The First Printed Books
The earliest kind of print technology was developed in China, Japan and Korea. This was a system of hand printing. From AD 594 onwards, books in China were printed by rubbing paper – also invented there – against the inked surface of woodblocks. As both sides of the thin, porous sheet could not be printed, the traditional Chinese ‘accordion book’ was folded and stitched at the side.
The imperial state in China was, for a very long time, the major producer of printed material. China possessed a huge bureaucratic system which recruited its personnel through civil service examinations. Textbooks for this examination were printed in vast numbers under the sponsorship of the imperial state. From the sixteenth century, the number of examination candidates went up and that increased the volume of print.
By the seventeenth century, as urban culture bloomed in China, the uses of print diversified. Print was no longer used just by scholar officials. Merchants used print in their everyday life, as they collected trade information.
Reading increasingly became a leisure activity. The new readership preferred fictional narratives, poetry, autobiographies, anthologies of literary masterpieces, and romantic plays. Rich women began to read, and many women began publishing their poetry and plays. Wives of scholar-officials published their works and courtesans wrote about their lives.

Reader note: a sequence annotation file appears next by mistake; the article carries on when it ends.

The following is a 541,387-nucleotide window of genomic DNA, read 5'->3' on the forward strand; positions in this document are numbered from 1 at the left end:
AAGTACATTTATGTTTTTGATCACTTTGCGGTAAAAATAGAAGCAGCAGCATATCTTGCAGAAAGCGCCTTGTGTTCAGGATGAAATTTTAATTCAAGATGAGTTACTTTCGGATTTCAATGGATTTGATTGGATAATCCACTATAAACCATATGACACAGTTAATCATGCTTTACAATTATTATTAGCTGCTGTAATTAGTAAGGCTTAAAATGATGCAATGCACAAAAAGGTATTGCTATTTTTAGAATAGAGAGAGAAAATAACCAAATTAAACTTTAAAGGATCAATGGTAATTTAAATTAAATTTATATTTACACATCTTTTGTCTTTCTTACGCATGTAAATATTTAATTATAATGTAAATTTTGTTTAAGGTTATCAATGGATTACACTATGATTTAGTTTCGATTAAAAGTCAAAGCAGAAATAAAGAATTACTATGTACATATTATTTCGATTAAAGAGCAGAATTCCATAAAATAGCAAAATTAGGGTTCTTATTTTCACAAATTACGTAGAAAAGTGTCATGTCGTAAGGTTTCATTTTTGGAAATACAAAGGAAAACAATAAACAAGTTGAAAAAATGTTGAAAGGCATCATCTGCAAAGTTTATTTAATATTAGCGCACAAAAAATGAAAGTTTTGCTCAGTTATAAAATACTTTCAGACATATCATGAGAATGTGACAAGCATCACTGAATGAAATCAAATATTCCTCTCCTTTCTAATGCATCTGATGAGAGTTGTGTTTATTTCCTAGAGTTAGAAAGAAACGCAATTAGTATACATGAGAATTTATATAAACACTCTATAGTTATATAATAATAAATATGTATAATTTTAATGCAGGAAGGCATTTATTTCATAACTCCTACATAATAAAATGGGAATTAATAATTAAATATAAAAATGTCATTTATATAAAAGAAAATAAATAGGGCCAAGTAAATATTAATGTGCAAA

This new reading culture was accompanied by a new technology. Western printing techniques and mechanical presses were imported in the late nineteenth century as Western powers established their outposts in China. Shanghai became the hub of the new print culture, catering to the Western-style schools. From hand printing there was now a gradual shift to mechanical printing.
Buddhist missionaries from China introduced hand-printing technology into Japan around AD 768-770. The oldest Japanese book, printed in AD 868, is the Buddhist Diamond Sutra, containing six sheets of text and woodcut illustrations. Pictures were printed on textiles, playing cards and paper money. In medieval Japan, poets and prose writers were regularly published, and books were cheap and abundant.
Printing of visual material led to interesting publishing practices. In the late eighteenth century; in the flourishing urban circles at Edo (later to be known as Tokyo); illustrated collections of paintings epicted an elegant urban culture involving artists, courtesans, and teahouse gatherings. Libraries and bookstores were packed with and-printed material of various types – books on women, musical instruments, calculations, tea ceremony, flower arrangements, proper etiquette, cooking and famous places.
For centuries, silk and spices from China flowed into Europe through the silk route. In the eleventh century, Chinese paper reached Europe via the same route. Paper made possible the production of manuscripts, carefully written by scribes. Then, in 1295, Marco Polo, a great explorer, returned to Italy after many years of exploration in China. Marco Polo brought the knowledge of printing technology back with him. Now Italians began producing books with woodblocks, and soon the technology spread to other parts of Europe. Luxury editions were still handwritten on very expensive vellum, meant for aristocratic circles and rich monastic libraries which scoffed at printed books as cheap vulgarities. Merchants and students in the university towns bought the cheaper printed copies.